Rugby star's hero uncle dies after drowning while saving strangers' lives on beach in Australia as tributes paid | The Sun

THE uncle of NRL star Marty Taupau drowned saving strangers’ lives on an Australian beach, as tributes pour in.

Heroic dad-of-six, Talitiga Taupau, dived into the sea at Shelly Beach in the Sydney suburb of Cronulla in an effort to save swimmers who had gotten into difficulty.

Although one swimmer, aged in his 20s, managed to make it back to shore, Taupau and another swimmer were found unconscious and lifesavers pulled them from the water.

Tragically, the 44-year-old could not be saved, while the other man, in his 40s, is in a critical condition having been underwater for three minutes.

He has been taken to St George Hospital for treatment.

NSW Police are continuing their inquiries in the area and are preparing a report for the coroner.

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The patrolled area of the beach was closed for the rest of Saturday.

Marty paid a touching tribute to his uncle on his Instagram page, posting a video along with the words in Samoan: “Manuia lau malaga” which means have a good trip.

One follower said: “Condolences and prayers to you and your family.”

Another wrote: “Rest in love. Sending my love and condolences fam. Stay strong unkz.”

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While a third added: Love to your family legend. RIP UNC.”

The rugby league star, who had moved this season to the Brisbane Broncos from the Manly Sea Eagles, told 9News: "It's really sad that this has obviously happened but he will never be forgotten for his actions.”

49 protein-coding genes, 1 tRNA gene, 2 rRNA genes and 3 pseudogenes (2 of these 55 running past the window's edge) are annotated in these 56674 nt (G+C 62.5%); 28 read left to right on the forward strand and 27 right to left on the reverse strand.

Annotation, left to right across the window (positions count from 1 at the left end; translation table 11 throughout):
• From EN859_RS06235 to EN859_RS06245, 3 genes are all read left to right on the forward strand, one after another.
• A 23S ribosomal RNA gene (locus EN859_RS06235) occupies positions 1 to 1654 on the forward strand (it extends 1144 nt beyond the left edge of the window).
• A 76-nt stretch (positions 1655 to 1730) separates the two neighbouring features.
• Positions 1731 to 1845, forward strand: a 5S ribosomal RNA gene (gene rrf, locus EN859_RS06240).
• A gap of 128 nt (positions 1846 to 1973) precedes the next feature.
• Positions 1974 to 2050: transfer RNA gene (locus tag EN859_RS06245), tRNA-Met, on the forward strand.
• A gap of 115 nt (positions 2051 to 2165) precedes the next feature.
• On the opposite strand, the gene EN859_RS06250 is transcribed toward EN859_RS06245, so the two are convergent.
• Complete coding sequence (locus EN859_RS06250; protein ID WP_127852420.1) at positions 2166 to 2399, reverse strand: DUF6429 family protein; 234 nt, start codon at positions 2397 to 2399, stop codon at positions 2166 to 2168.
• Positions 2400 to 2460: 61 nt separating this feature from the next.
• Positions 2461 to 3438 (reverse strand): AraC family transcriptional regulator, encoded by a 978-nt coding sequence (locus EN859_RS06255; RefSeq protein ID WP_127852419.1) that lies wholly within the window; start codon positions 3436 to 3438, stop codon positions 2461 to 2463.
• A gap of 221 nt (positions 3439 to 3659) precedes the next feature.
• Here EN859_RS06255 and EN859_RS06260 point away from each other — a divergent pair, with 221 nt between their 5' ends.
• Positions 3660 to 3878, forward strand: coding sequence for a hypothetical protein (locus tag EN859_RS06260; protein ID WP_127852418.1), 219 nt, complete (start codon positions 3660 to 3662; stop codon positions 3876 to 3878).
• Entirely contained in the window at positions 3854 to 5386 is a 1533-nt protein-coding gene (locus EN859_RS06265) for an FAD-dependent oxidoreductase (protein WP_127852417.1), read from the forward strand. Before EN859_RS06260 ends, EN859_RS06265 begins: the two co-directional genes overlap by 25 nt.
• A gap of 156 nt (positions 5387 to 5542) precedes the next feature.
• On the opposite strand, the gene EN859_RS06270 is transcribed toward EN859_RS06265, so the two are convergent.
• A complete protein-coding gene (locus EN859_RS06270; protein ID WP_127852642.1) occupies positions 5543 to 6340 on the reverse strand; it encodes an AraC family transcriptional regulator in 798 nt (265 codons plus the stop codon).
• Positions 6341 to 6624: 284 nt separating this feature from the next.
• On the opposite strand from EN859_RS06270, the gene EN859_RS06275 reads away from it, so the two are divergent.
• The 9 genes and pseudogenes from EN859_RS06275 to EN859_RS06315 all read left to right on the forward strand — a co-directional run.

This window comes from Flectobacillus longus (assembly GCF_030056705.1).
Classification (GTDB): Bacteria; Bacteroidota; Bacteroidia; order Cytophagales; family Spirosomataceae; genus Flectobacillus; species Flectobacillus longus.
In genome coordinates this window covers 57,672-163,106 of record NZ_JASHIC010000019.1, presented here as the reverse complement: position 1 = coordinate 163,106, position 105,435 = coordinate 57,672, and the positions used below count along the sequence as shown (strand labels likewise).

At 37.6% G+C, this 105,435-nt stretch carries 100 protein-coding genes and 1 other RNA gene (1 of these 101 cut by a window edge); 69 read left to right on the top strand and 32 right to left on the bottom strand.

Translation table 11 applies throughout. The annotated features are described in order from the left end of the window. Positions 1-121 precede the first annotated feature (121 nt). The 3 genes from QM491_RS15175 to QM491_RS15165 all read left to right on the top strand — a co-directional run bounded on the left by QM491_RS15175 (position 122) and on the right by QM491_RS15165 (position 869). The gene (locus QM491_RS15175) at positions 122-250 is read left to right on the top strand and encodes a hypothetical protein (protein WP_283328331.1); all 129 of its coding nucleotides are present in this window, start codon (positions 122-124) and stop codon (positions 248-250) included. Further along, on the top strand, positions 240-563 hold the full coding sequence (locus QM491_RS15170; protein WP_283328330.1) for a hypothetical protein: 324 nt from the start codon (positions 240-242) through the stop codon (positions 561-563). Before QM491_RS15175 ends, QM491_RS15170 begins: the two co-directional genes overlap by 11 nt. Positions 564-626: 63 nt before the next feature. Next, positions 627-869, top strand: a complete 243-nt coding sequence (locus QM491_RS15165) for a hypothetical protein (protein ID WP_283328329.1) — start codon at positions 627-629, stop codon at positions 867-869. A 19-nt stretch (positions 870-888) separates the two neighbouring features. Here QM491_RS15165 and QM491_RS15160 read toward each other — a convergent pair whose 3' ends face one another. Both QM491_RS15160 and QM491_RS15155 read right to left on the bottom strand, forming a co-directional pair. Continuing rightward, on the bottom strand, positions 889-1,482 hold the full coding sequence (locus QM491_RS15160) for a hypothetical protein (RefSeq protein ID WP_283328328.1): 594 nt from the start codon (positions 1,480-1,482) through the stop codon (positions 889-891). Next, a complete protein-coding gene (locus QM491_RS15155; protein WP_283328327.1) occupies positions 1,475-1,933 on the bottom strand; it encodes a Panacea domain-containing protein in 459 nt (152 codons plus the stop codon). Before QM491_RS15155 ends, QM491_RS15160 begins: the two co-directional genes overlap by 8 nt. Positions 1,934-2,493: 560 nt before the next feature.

Since December 1, there have been 14 deaths from drowning in New South Wales.

Surf Life Saving NSW's Director of Lifesaving Joel Wiseman said volunteer rescuers were under enormous strain after the number of drownings.

He told the news outlet: “We are experiencing one of our busiest summers ever with huge rescue numbers, and our volunteers have put in a massive effort to try to keep people safe along the coast.

“Despite the growing drowning toll, volunteers and lifeguards should be very proud of what they've achieved so far this summer.

Joel added: “There are a combination of factors making this summer so deadly. Including people taking risks, alcohol consumption, and crowded beaches which can lead beachgoers to seek out unfamiliar and unpatrolled locations.

“Rip currents remain the number one coastal hazard and the 14 coastal drowning deaths this summer have all occurred at unpatrolled locations.”

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